The musical genius of South Korean superstars BTS doesn’t come out of thin air. Their work—which is embraced by millions of fans around the world—is heavily influenced not just by their personal experiences, but also by amazing pieces of literature that are worth checking out just like the band’s most iconic releases.
Including a centuries-old folk tale, an award-winning novel, and a well-loved poem, here’s a list of eight great reads that inspired some of the most-played tracks and music videos on your Bangtan Boys playlist to awaken the literati in you:
Kafka On The Shore by Haruki Murakami
BTS’s sentimental 2015 release Butterfly depicts one of the two plots of this novel, which follows a teenage boy who — after running away from home to escape a revolting prophecy—meets a simpleton of an old man. Together, they experience events that cross the realms of dreams and reality.
As though the song itself isn’t enough a reflection of Murakami’s celebrated work, leader (and resident bookworm) Namjoon, who also goes by the stage name RM, is heard directly referencing the book in his verse — “I don’t know if this is reality or a dream, my Kafka on the shore, don’t go to those woods over there.”
Demian by Hermann Hesse
In 2016, BTS went all-out Demian with their second full-studio album Wings. The coming-of-age novel by German author Hermann Hesse tells the story of a boy struggling between the world of illusion and truth. Prior to the release of the album, seven short films, which carried a variety of references from the book, were dropped as teasers. Later, the concepts were ultimately weaved into a visual extravaganza of a music video that is Blood, Sweat & Tears.
Jung’s Map Of The Soul: An Introduction by Dr. Murray Stein
A comprehensive yet easy-to-digest summary of the lifetime work of Carl Jung a.k.a. the father of analytical psychology, this book served as an inspiration for the band’s 2019 EP Map Of The Soul: Persona. The track Intro: Persona opens the album, with RM rapping a quest for answers about who (the hell) he is and the human psyche as a whole.
In 2020, Stein released a book titled Map of the Soul 7: Persona, Shadow & Ego in the World of BTS, which, in turn, gives a closer look into the band’s album by examining the tracks’ lyrics through the lens of Jungian psychology.
The Pied Piper Of Hamelin
Time and again, BTS would write songs dedicated to ARMY, like the unreleased I Know (written for the group’s anniversary party in 2015 and performed by RM and Jungkook) and, of course, the OG fan song 2!3!
Another favorite is Pied Piper, which—as you have guessed—is inspired by the German legend The Pied Piper Of Hamelin. However, instead of going the touching, heartfelt route with this song, BTS comically likens ARMY and their devotion to the band with the children of Hamelin, who were lured by the pied piper with his musical instrument after being left unpaid by the town he saved from a major rat infestation. Well, what’s there to say? BTS has cast a spell on the world, so the comparison is pretty valid.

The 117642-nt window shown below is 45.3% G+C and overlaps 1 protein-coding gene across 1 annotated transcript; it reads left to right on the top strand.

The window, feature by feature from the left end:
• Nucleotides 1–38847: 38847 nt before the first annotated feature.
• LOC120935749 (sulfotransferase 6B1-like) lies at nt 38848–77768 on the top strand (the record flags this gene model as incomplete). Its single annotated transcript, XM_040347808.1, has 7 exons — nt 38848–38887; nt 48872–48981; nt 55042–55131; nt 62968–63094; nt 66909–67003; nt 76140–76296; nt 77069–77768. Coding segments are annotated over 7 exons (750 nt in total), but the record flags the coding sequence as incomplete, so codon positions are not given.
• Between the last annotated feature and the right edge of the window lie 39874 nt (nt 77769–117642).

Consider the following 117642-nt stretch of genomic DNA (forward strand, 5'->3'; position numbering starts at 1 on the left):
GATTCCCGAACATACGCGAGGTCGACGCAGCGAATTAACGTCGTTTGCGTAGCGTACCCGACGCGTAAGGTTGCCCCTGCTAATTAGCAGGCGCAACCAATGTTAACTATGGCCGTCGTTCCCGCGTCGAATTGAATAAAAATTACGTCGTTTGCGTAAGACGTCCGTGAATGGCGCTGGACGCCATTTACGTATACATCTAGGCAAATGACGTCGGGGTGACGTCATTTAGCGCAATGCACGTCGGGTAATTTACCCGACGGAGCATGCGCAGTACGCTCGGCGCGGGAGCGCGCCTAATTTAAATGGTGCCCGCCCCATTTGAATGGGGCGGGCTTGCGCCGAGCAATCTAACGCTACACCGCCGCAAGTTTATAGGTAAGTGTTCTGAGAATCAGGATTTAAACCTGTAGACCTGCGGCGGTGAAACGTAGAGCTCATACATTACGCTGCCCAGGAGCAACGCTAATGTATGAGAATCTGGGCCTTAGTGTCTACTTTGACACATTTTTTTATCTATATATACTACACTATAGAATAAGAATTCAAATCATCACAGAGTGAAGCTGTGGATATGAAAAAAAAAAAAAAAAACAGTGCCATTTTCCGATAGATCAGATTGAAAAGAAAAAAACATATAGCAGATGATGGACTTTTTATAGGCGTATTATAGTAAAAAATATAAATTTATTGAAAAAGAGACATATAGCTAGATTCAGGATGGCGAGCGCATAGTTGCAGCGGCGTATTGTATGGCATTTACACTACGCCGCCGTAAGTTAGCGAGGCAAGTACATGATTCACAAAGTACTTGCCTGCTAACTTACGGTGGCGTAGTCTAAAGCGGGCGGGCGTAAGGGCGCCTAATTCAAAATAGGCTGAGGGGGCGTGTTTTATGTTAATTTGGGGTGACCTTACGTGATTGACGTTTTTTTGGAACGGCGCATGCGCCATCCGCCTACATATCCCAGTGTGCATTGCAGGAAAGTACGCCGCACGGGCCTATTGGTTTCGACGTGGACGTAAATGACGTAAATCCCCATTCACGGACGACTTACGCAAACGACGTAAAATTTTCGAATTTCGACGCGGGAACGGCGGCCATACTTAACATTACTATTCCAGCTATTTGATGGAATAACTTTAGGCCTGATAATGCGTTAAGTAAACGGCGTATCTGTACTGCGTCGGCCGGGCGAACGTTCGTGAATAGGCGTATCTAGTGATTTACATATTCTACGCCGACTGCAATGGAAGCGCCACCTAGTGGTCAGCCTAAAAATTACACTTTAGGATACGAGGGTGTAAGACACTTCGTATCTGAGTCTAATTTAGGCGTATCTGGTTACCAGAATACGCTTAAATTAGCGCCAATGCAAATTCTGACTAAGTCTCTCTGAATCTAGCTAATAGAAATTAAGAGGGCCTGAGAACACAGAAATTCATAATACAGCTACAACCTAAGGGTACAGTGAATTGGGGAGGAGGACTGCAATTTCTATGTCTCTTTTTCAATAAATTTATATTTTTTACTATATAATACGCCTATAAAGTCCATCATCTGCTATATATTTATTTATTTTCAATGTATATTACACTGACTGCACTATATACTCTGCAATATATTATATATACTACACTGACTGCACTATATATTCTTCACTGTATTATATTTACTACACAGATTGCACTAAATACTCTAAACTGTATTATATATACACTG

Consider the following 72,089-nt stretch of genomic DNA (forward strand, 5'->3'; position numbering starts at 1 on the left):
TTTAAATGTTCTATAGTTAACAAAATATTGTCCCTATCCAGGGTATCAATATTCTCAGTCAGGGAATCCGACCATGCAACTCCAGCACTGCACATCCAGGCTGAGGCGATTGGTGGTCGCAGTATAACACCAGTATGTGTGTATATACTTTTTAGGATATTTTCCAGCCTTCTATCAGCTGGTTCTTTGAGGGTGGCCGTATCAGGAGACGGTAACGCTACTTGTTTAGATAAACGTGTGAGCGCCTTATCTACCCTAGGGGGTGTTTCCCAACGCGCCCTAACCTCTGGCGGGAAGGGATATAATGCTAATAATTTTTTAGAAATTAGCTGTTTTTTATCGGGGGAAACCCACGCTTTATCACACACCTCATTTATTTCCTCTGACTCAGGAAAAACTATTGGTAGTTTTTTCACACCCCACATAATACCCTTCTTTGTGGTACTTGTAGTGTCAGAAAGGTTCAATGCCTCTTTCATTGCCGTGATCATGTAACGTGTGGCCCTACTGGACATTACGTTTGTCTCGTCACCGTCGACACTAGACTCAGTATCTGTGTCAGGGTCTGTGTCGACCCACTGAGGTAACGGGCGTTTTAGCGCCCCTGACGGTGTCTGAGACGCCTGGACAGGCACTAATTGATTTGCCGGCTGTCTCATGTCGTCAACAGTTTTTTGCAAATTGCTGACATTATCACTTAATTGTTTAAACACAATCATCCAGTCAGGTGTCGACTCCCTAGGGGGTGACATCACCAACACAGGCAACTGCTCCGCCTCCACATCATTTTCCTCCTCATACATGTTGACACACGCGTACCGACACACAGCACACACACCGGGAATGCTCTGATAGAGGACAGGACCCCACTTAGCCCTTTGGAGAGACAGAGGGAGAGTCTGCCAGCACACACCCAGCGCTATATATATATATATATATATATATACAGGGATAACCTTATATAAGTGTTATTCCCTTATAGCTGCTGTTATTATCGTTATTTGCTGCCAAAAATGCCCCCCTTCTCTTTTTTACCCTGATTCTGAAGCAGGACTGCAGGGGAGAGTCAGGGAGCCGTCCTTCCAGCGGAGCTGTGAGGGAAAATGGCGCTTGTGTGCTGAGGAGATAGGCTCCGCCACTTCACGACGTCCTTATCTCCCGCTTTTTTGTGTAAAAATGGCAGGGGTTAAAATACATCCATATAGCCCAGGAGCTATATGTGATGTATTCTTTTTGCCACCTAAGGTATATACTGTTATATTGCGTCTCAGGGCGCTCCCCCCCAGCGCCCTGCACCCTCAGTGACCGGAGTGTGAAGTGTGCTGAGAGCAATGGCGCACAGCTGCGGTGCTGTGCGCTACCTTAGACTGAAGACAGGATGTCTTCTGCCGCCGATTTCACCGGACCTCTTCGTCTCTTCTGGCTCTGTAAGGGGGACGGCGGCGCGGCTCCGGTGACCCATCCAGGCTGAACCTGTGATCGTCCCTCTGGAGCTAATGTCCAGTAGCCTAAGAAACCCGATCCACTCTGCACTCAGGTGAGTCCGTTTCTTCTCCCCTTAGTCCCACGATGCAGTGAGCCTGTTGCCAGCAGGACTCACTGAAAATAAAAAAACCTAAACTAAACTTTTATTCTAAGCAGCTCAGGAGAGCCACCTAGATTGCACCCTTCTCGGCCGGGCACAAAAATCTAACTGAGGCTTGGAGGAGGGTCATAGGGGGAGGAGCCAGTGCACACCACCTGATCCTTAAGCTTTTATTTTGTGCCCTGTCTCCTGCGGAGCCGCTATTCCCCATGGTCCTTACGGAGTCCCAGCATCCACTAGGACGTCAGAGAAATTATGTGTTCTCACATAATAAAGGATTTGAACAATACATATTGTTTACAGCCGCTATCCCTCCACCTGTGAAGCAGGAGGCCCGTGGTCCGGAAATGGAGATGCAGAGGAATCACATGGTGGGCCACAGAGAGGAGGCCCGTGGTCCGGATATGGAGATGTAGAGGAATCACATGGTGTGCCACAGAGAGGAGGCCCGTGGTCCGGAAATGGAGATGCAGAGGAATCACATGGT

The Ones Who Walk Away From Omelas by Ursula K. Le Guin
In the Spring Day MV, a neon green sign saying “Omelas” glows above the entrance of what appears to be an inn from the exterior. This is a reference to the utopian city Le Guin created for her philosophical fiction piece that tells of a summer festival in Omelas, where the people’s joy is dependent on the eternal misery of a child. According to fans’ theories, BTS’s maknae Jungkook, who appears somber for the most part of the music video, could be portraying the role of the doomed child.
1Q84 by Haruki Murakami
Namjoon played his Murakami fanboy card once again in Sea, the hidden track he produced for their 2017 EP LOVE YOURSELF 承 ‘Her.’ The song’s lyrics paint vignettes of the dystopian world in the novel, and even carries the line, “Wherever there’s hope, there’s a trial,” which is directly quoted from the book.
Into The Magic Shop by James R. Doty, MD
This memoir by neurosurgeon James R. Doty introduces the idea of a magic shop we have within that has the power to fundamentally change our lives by first changing our brains and our hearts. In BTS’s song, the group presents themselves as ARMY’s magic shop that fans can turn to for comfort and inspiration when they’ve hit their lowest point.
Flower by Kim Chun-soo
Beloved South Korean poet Kim Chun-soo (1922-2004) sure has left a legacy and it lives on in the work of new artists, BTS included. One of his most famous pieces Flower projects a metaphor for one’s meaningful existence. This is exhibited in Jimin’s intro for LOVE YOURSELF 承 ‘Her,’ in which he seemingly sings in the point of view of the person being referred to early on in the poem (“when you called me, I became your flower”), expressing his desire for the person he loves to acknowledge his existence, all the while fearing what destiny might bring.
Which of these BTS songs resonated the most with you? Share your answer with us in the comments!